Visitor research and evaluation is an ongoing and integral part of the project. In addition to observational data, we have conducted cued and qualitative interviews, collected visitor comments via a computer station and hand-written on cards, as well as having held visitor panel discussions. We have conducted numerous Visual Thinking Strategies (VTS) discussions with visitors ranging from fourth grade through graduate and professional school levels. This technique has allowed us to hear participants verbalize their experiences of looking at works of art in small groups. We have also engaged in conversations with professionals in educational research (Abigail Housen and Philip Yenawine), visitor research and evaluation (Randi Korn, Andrew Pekarik, Elizabeth Wood, Douglas Worts), and museums and technology (Nancy Proctor, Jeffrey Inscho, Bruce Wyman), among others. Due to the iterative nature of the project, we have the benefit of incorporating what we learn from visitors and other collaborators by making changes to subsequent displays.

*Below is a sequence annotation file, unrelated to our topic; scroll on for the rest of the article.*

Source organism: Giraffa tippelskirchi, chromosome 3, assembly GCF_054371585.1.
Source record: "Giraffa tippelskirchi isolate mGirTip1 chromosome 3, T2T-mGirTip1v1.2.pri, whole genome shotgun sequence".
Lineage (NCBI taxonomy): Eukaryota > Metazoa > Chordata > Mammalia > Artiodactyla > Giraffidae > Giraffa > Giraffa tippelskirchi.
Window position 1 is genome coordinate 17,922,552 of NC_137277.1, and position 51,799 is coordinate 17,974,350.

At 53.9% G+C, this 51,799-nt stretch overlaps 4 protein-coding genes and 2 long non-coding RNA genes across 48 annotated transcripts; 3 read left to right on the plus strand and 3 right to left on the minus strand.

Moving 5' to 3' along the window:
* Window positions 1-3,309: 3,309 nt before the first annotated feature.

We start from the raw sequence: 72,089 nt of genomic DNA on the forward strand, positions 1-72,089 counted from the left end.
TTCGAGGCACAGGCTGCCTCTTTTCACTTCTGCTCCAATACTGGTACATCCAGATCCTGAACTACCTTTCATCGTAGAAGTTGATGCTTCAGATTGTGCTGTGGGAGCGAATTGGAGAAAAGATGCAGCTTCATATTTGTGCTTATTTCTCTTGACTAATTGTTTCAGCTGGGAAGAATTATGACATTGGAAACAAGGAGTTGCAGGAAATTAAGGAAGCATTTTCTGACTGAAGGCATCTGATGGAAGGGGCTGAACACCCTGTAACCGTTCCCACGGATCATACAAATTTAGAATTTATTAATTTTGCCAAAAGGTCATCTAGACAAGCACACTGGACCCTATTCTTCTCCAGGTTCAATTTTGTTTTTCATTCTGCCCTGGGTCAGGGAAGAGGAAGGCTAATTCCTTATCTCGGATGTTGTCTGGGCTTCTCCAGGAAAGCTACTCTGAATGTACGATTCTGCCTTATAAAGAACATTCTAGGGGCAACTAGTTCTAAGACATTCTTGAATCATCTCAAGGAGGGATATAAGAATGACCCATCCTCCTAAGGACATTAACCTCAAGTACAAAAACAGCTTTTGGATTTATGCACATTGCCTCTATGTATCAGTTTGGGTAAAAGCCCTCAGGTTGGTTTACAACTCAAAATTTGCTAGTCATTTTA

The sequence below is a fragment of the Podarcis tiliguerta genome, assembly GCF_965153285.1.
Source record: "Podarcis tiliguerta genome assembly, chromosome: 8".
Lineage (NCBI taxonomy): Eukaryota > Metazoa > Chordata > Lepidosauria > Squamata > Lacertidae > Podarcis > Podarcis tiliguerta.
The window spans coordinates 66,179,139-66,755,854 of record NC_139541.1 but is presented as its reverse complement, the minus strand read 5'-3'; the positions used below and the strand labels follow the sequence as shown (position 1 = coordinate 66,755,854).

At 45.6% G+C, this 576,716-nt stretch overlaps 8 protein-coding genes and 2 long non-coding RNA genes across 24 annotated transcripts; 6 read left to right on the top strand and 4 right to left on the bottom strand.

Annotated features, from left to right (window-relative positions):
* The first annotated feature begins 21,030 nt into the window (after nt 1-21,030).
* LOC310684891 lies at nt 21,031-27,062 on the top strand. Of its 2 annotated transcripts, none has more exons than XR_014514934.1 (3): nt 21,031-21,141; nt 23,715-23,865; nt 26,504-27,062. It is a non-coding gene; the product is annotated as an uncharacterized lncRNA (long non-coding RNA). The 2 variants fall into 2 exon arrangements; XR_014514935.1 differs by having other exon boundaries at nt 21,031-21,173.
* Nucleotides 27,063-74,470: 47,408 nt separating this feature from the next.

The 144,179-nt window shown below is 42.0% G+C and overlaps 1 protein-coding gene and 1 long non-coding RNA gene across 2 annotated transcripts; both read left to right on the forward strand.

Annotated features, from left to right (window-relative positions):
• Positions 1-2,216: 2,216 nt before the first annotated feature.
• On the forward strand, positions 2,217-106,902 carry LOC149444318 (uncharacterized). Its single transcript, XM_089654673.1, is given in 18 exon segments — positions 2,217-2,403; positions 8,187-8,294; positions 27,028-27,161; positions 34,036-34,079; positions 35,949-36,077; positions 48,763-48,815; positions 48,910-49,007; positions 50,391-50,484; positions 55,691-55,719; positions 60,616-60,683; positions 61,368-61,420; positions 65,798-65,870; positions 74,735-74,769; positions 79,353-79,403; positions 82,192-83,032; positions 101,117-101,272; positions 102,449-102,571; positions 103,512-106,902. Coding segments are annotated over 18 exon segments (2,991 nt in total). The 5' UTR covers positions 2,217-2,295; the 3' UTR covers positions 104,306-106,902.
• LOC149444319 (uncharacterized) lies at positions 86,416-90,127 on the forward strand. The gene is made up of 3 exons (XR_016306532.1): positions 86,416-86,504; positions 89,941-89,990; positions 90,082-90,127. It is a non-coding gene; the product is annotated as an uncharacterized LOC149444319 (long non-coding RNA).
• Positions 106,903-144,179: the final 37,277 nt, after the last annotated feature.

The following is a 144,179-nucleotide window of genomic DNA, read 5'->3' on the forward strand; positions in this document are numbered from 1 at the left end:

Importance

We believe that the opportunity to have an aesthetic experience fulfills an age-old function of art: it can help us understand the experience of being human. Churches and temples, ceremonies and rites of passage have used art to offer such experiences throughout human history. Can we measure the success of an art museum in providing such opportunities? How might we assess art experiences that are not matters of “like” or “don’t like” and that, furthermore, do not hinge on how much information was transmitted or retained? We hope this session will encourage others to conduct similar inquiries that test applications of theory in the real world of museum practice and look closely at the effects of installation design, groupings of works of art, and information presentation on visitor engagement as indicated by such measures as viewing times and feedback from interviews. We also hope to prompt more studies that seek ways to assess aesthetic engagement, something that we consider central to the public value of an art museum.

References

Clarkson, A., & Worts, D. (2005). The animated muse: An interpretive program for creative writing. Curator: The Museum Journal, 48(3), 257-279.

Denver Art Museum. (2001). Enriching visitor experiences: The reinstallation of the Denver Art Museum’s European and American collections. Retrieved from http://www.denverartmuseum.org/files/pdf/EnrichVisExp_1.pdf

Housen, A. (1987). Three methods for understanding museum audiences. Museum Studies Journal, 2(4), 41-49.